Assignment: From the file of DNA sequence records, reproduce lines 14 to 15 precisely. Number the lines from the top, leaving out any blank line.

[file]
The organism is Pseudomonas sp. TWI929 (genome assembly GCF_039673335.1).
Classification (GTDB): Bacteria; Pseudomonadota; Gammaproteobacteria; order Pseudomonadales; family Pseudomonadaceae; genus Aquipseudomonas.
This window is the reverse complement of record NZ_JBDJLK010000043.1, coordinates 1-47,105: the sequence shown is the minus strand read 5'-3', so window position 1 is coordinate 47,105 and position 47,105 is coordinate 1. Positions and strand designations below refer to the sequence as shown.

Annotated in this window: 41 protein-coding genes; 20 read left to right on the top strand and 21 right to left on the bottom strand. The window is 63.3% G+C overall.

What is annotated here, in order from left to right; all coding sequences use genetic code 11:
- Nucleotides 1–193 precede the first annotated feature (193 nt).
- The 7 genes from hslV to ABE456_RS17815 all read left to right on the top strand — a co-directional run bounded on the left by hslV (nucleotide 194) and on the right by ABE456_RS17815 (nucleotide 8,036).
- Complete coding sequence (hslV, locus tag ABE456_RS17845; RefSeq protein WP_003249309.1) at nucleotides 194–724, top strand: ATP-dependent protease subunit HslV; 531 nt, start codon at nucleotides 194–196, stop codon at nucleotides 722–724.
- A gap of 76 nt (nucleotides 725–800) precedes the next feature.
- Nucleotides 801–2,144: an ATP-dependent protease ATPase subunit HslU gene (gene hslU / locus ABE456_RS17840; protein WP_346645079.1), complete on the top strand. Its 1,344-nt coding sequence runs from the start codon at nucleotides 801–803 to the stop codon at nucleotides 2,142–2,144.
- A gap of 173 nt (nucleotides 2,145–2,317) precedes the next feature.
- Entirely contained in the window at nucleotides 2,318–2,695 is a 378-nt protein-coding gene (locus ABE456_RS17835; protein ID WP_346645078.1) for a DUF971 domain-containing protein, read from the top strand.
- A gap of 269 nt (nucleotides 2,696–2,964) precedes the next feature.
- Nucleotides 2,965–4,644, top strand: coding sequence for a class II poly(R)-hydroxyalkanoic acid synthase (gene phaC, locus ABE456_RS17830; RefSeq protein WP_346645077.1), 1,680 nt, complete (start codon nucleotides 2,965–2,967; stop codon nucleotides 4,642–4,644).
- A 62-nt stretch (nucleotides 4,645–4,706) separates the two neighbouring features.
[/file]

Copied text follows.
- Nucleotides 2,965–4,644, top strand: coding sequence for a class II poly(R)-hydroxyalkanoic acid synthase (gene phaC, locus ABE456_RS17830; RefSeq protein WP_346645077.1), 1,680 nt, complete (start codon nucleotides 2,965–2,967; stop codon nucleotides 4,642–4,644).
- A 62-nt stretch (nucleotides 4,645–4,706) separates the two neighbouring features.